News Feature | October 21, 2013

Jensen Brothers File Lawsuit Against California Food Safety Auditor

Source: Food Online
Sam Lewis

By Sam Lewis

Former farm owners linked to 2011 Listeria outbreak seek damages and legal fees

Eric and Ryan Jensen, Colorado farmers and former owners of now defunct Jensen Farms, have filed a lawsuit against a food safety auditor. Their claim is that the auditor failed to notice safety problems, giving the farm a “superior” rating just one month prior to one of the deadliest foodborne illness outbreaks in U.S. history.

This news comes just days after the duo arranged a hearing, scheduled for Oct 22, to change their “not guilty” plea through a deal with federal prosecutors. The Jensen brothers were charged last month with federal misdemeanors of introducing adulterated food into interstate commerce. The suspect food — melons from the Jensen farm — are connected to the 2011 Listeria outbreak that killed 33 people and hospitalized nearly 150.

The Jensen’s new lawsuit is against Santa Maria, CA’s PrimusLabs. This was the auditor that checked Jensen Farms in July of 2011, just prior to the Listeria outbreak. The auditor’s notes do not include any mention of the company’s processing system posing a risk of contamination. The Jensens are arguing that they had inquired with the auditor about a new processing system — one that removed a step of rinsing produce with chlorinated water. According to the brothers, the auditor with PrimusLabs “did not warn Jensen that the new system created a hazard or a risk of contamination.” The Jensen brothers are suing for unspecified damages along with legal fees.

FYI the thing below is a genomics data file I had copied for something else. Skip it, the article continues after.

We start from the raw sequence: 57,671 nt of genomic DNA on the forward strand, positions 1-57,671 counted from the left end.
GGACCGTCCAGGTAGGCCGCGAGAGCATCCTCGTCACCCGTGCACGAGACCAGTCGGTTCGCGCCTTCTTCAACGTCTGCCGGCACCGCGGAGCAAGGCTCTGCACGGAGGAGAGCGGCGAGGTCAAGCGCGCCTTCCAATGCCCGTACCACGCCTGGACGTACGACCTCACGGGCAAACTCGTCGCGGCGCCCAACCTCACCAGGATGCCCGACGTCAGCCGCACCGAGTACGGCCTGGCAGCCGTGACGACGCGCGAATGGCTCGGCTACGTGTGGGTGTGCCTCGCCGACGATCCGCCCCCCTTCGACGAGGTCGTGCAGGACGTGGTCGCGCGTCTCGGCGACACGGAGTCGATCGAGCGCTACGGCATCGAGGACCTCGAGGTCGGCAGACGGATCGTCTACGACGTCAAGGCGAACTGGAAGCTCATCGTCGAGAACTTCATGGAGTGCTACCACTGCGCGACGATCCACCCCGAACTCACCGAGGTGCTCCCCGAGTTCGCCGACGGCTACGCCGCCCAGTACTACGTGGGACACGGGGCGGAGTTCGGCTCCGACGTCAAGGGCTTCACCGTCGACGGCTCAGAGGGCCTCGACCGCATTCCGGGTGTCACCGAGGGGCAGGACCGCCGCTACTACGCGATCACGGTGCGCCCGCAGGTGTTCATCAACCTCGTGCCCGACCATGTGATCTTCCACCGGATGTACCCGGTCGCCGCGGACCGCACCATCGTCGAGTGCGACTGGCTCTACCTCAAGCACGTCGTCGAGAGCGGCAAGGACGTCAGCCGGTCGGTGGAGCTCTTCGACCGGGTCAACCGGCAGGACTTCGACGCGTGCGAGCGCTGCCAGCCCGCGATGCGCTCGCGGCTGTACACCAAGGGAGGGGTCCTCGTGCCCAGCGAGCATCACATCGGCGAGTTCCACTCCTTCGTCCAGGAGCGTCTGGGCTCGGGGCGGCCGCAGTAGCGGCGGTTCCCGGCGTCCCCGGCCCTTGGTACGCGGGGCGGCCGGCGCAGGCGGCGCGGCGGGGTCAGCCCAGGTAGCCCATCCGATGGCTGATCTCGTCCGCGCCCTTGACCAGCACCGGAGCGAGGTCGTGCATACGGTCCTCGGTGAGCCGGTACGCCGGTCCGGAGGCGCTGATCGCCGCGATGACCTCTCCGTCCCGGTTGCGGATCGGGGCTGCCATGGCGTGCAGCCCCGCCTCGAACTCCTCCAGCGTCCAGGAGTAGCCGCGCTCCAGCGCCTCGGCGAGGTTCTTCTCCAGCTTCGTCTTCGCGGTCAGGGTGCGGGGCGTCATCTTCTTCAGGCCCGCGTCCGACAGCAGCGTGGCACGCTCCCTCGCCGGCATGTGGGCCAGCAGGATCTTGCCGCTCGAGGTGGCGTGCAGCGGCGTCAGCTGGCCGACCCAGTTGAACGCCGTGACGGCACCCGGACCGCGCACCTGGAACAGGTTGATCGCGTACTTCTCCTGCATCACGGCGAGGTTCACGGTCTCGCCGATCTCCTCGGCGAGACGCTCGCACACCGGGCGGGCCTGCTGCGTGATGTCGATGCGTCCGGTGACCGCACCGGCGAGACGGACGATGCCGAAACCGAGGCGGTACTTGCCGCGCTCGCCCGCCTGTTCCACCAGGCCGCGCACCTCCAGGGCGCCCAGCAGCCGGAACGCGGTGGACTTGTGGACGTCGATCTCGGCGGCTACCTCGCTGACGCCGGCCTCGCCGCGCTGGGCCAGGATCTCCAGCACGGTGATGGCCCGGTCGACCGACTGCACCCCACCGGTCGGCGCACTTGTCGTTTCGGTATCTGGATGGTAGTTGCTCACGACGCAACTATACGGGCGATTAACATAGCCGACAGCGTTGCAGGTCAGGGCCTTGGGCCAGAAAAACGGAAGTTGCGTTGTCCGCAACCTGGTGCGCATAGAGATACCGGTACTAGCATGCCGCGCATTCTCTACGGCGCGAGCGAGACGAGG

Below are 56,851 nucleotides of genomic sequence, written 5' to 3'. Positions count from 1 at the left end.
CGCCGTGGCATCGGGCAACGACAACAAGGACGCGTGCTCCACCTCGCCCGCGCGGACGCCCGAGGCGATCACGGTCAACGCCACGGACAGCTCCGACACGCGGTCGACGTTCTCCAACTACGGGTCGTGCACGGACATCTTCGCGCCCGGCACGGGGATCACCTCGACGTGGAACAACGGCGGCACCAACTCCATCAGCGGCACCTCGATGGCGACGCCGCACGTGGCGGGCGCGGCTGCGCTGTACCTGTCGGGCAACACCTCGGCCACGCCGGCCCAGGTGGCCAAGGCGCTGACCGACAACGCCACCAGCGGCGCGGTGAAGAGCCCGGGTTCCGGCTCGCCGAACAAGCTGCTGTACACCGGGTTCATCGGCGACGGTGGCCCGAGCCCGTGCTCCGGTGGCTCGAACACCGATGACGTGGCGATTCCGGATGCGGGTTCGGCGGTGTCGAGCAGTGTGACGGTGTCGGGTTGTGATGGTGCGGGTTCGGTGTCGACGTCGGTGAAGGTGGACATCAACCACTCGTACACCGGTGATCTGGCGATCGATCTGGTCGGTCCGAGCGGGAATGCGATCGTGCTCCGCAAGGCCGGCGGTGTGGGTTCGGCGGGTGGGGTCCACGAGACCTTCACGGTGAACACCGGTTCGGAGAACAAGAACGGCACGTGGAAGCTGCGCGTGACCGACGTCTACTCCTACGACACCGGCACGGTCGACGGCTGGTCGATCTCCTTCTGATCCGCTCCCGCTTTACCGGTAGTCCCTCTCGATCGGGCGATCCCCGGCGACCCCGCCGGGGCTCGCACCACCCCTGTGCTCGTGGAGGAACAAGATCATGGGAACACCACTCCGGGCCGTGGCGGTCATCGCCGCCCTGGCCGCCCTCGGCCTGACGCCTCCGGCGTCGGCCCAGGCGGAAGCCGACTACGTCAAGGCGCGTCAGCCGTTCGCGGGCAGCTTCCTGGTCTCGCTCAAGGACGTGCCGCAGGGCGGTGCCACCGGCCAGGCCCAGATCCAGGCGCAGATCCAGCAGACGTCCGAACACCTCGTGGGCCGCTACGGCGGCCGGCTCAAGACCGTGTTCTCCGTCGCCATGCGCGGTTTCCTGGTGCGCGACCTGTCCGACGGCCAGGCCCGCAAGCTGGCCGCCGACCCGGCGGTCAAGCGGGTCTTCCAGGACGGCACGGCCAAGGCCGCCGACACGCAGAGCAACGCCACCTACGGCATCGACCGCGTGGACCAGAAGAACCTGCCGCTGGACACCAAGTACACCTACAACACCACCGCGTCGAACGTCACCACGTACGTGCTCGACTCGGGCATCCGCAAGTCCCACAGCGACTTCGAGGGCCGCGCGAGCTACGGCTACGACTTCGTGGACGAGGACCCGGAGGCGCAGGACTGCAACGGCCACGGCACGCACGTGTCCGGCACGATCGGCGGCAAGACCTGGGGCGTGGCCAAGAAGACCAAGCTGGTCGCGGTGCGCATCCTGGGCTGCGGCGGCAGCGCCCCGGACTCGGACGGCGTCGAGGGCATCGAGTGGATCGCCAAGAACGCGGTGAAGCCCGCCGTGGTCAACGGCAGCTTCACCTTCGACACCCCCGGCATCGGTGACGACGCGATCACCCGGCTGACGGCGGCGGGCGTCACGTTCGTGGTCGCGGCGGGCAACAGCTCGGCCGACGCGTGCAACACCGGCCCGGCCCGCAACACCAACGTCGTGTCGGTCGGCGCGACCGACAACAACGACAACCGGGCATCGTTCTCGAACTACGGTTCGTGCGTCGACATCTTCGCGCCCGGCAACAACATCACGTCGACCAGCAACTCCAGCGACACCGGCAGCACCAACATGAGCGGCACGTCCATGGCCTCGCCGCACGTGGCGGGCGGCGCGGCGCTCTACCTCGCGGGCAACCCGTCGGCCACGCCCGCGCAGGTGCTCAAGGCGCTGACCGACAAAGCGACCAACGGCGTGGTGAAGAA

The FDA states that conditions at Jensen Farms in 2011 led to the Listeria outbreak. The USDA’s Food Safety and Inspection Services (FSIS) traced the outbreak back to the farm, and the melons it produced. Federal investigators determined that the fruit was contaminated in the farm’s packaging facility where the culprit was dirty water, and old equipment.

The Jensen brothers each face maximum sentences including up to six years in prison and fines up to $1.5 million. The Oct 22 scheduled hearing to change their not guilty plea should lessen the sentences each Jensen could face.